Saudi businessmen have expressed their desire to invest in India’s lucrative projects and hoped New Delhi would sanction interest-free Islamic finance system like other secular states to accelerate inclusive growth and woo funds from Saudi Arabia and other Gulf countries, Arab News reported.
“Many Saudis are interested to invest in India being one of the fast growing Asian economies with a large population and it’s the duty of Indian missions in the Kingdom to mobilize such investments,” said Hamad S. Al-Battal, director of a business consultancy firm and chairman of Seagulls Group. Al-Battal emphasized the historic relations between India and Gulf countries.
“The introduction of Islamic finance in India will boost trade and economic ties between the two sides,” Al-Battal told Arab News. He expressed his willingness to invest in a Buffalo meat project in Bihar, promoted by ABZ Agro Foods. “I am optimistic about the success of such investment projects. It will help us to test the market and its success will encourage us to invest in other projects in India,” he added. Al-Battal was talking to Arab News following a presentation on the meat project at Seagulls Sea View Restaurant on the Corniche. Professor Abdul Aziz Al-Sharief of King Abdulaziz University emphasized the need to create more awareness about the benefits of Islamic banking and finance among Muslims as well as non-Muslims. “Many Muslims are ignorant about this system.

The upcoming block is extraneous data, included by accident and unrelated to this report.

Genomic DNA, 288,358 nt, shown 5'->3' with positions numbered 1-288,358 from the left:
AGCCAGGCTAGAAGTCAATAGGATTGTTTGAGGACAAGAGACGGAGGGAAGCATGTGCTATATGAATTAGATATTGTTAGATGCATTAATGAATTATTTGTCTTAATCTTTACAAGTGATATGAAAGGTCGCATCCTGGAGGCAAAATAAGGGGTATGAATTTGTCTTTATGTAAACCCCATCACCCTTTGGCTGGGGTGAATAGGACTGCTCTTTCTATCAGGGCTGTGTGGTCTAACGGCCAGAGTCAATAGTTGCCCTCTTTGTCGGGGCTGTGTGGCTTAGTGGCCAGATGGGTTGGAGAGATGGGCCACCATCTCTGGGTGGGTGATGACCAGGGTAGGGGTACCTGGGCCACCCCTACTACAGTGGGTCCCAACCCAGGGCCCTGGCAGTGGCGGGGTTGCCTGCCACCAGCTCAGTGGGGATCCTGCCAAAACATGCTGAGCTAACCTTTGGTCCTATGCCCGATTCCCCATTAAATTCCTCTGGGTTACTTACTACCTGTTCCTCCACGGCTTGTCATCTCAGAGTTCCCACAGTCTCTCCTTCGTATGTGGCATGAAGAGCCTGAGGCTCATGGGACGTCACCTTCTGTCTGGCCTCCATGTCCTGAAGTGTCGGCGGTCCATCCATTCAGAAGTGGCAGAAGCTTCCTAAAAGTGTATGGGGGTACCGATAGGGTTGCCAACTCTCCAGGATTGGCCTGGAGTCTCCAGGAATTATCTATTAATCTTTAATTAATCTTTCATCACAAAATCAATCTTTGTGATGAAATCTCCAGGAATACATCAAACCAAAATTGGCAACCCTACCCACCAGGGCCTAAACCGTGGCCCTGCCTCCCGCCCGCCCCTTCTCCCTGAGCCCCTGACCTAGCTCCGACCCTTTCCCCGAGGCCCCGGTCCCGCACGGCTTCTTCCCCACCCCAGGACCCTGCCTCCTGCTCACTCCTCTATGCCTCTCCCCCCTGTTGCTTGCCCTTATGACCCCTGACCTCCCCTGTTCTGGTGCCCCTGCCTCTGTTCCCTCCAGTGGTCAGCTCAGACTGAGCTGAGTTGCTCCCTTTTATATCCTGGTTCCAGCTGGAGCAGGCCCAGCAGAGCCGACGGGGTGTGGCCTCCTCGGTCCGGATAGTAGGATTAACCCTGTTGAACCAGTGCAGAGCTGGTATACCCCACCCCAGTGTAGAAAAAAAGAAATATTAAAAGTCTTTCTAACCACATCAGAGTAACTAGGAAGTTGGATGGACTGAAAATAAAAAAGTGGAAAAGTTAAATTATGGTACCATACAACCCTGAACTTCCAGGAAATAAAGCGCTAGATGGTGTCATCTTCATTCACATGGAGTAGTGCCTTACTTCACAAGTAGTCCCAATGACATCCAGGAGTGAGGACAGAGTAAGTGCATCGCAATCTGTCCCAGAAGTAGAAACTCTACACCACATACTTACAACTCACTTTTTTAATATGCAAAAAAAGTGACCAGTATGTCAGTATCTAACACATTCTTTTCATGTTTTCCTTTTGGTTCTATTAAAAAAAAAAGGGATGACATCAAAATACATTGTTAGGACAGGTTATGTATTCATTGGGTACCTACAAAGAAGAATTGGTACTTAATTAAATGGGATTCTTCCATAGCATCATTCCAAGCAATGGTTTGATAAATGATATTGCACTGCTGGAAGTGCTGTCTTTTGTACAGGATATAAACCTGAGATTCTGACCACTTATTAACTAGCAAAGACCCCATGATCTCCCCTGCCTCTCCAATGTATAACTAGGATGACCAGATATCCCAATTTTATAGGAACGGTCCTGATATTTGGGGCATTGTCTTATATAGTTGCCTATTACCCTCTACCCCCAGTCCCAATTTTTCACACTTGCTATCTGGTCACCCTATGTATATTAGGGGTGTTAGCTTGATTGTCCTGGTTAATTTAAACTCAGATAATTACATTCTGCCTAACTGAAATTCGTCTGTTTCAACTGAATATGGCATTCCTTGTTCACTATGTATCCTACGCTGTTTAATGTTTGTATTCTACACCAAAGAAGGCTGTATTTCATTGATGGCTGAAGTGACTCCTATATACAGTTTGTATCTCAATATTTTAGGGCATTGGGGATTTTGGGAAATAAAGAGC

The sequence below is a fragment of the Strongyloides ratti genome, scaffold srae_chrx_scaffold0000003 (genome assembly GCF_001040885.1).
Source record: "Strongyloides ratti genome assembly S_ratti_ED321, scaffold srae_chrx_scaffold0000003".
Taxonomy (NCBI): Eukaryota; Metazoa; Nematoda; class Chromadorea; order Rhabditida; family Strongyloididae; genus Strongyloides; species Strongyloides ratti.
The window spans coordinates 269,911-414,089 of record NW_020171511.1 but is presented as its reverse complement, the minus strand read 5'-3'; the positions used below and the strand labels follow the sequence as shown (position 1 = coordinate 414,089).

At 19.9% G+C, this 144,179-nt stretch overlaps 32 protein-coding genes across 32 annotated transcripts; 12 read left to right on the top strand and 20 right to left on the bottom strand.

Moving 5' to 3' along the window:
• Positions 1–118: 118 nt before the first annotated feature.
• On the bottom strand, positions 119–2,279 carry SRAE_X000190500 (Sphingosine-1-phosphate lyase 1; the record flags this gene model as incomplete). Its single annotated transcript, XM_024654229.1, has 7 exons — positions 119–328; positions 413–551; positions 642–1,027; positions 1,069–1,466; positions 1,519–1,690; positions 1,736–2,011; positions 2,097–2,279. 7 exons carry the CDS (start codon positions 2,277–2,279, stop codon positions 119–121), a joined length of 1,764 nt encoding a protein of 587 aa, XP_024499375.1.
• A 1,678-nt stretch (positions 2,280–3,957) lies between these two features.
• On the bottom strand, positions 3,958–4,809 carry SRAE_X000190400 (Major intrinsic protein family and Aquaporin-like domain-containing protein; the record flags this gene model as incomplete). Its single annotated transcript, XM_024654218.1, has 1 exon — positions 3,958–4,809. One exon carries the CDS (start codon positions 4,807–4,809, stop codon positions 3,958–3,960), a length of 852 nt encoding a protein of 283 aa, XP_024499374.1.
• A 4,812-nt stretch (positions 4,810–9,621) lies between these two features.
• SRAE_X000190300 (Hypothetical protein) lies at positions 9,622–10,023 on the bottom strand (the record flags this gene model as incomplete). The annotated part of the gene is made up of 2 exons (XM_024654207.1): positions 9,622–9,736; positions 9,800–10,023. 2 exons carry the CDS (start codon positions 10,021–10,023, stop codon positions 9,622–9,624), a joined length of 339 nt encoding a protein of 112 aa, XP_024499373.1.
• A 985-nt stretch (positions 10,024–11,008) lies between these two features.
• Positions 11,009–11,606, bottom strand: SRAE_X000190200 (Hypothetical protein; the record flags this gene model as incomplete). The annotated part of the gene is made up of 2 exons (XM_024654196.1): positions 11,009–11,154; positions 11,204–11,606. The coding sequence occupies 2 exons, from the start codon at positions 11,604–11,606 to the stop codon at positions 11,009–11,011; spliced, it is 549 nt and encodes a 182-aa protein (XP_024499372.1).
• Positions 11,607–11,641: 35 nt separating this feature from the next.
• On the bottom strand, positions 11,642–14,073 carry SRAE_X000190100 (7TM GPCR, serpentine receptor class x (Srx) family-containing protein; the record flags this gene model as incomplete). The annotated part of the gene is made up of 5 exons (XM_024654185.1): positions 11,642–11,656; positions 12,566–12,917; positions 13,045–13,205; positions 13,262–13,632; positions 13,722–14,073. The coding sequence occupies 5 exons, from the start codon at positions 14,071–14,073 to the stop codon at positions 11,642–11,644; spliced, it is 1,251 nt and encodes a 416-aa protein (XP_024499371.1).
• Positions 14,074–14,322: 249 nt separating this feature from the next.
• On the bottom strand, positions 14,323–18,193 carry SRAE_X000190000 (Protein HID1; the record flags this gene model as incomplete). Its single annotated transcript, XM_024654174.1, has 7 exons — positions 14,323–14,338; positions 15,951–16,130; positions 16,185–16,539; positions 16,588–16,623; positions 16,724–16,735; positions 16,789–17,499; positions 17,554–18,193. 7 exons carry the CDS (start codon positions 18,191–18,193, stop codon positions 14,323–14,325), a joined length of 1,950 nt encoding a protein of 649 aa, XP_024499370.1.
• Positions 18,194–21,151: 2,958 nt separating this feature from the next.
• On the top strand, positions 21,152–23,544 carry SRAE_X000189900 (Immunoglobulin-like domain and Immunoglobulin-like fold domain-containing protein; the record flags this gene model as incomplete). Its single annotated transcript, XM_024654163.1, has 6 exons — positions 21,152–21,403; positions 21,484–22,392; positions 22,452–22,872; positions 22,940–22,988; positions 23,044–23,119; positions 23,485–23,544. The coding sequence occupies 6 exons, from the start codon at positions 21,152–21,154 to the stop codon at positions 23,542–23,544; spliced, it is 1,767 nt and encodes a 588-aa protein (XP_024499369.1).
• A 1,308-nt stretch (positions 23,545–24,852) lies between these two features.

We have to conduct more studies and research to make it more attractive to the public and do proper marketing,” he told Arab News. Al-Sharief called for a massive media campaign to remove the misconceptions about Islamic finance in India.
“Most people have expressed their reservations because of their ignorance about the system. Based on profit sharing, the system will benefit both borrowers and lenders. It’s an ideal system for India and will contribute immensely to the country’s poverty alleviation endeavors,” he added. Ameer Shah gave a presentation on the buffalo meat project, which seeks interest-free finance. He said 100 percent of the plant’s products could be exported to Saudi Arabia and other world markets. He estimated the investment project’s annual returns at 27 percent.
“The demand for Indian buffalo meat in international markets is increasing,” Shah said, adding that it achieved a growth rate of 27 percent during 2012-13. Speaking to Arab News, V.K. Abdul Aziz, secretary-general of the Indian Forum for Interest-Free Banking emphasized the need to implement such projects observing the existing Indian regulations. “If we succeed in presenting good role models of Islamic finance it would definitely change the public opinion and encourage the government to adopt Islamic banking principles in the near future.” A number of Saudi businessmen including Khaled Al-Amoudi, Faisal Al-Shareef, Saud Al-Ahmadi and Anas Abusulaiman attended the event organized by Al-Battal to promote the Bihar meat project.